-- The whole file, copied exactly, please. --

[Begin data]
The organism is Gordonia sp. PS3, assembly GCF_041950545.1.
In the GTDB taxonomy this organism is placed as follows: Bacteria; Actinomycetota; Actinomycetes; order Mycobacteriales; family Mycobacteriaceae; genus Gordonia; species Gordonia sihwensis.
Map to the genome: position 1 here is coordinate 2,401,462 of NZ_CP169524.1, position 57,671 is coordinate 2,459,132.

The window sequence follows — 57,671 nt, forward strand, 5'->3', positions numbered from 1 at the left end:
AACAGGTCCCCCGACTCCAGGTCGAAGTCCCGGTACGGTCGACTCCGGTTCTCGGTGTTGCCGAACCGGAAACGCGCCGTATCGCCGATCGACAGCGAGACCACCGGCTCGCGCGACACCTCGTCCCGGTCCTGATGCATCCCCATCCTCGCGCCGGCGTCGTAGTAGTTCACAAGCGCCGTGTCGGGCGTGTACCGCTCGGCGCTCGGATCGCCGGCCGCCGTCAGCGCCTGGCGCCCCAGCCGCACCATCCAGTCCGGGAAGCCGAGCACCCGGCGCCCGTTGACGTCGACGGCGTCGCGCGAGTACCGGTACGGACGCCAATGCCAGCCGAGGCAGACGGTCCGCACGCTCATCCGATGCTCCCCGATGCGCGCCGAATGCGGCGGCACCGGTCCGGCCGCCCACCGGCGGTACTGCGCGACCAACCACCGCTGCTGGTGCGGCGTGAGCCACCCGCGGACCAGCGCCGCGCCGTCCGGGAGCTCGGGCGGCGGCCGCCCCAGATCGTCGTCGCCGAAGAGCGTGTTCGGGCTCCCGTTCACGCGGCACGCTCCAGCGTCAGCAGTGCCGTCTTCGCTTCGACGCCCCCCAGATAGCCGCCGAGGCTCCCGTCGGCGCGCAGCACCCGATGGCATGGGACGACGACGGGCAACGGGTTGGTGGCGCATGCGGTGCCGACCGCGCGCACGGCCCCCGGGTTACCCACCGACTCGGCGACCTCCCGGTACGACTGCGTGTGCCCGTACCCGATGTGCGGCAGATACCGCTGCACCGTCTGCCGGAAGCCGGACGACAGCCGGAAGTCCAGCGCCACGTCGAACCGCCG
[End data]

The organism is Gordonia sp. PS3, assembly GCF_041950545.1.
In the GTDB taxonomy this organism is placed as follows: Bacteria; Actinomycetota; Actinomycetes; order Mycobacteriales; family Mycobacteriaceae; genus Gordonia; species Gordonia sihwensis.
Map to the genome: position 1 here is coordinate 2,401,462 of NZ_CP169524.1, position 57,671 is coordinate 2,459,132.

The window sequence follows — 57,671 nt, forward strand, 5'->3', positions numbered from 1 at the left end:
AACAGGTCCCCCGACTCCAGGTCGAAGTCCCGGTACGGTCGACTCCGGTTCTCGGTGTTGCCGAACCGGAAACGCGCCGTATCGCCGATCGACAGCGAGACCACCGGCTCGCGCGACACCTCGTCCCGGTCCTGATGCATCCCCATCCTCGCGCCGGCGTCGTAGTAGTTCACAAGCGCCGTGTCGGGCGTGTACCGCTCGGCGCTCGGATCGCCGGCCGCCGTCAGCGCCTGGCGCCCCAGCCGCACCATCCAGTCCGGGAAGCCGAGCACCCGGCGCCCGTTGACGTCGACGGCGTCGCGCGAGTACCGGTACGGACGCCAATGCCAGCCGAGGCAGACGGTCCGCACGCTCATCCGATGCTCCCCGATGCGCGCCGAATGCGGCGGCACCGGTCCGGCCGCCCACCGGCGGTACTGCGCGACCAACCACCGCTGCTGGTGCGGCGTGAGCCACCCGCGGACCAGCGCCGCGCCGTCCGGGAGCTCGGGCGGCGGCCGCCCCAGATCGTCGTCGCCGAAGAGCGTGTTCGGGCTCCCGTTCACGCGGCACGCTCCAGCGTCAGCAGTGCCGTCTTCGCTTCGACGCCCCCCAGATAGCCGCCGAGGCTCCCGTCGGCGCGCAGCACCCGATGGCATGGGACGACGACGGGCAACGGGTTGGTGGCGCATGCGGTGCCGACCGCGCGCACGGCCCCCGGGTTACCCACCGACTCGGCGACCTCCCGGTACGACTGCGTGTGCCCGTACCCGATGTGCGGCAGATACCGCTGCACCGTCTGCCGGAAGCCGGACGACAGCCGGAAGTCCAGCGCCACGTCGAACCGCCG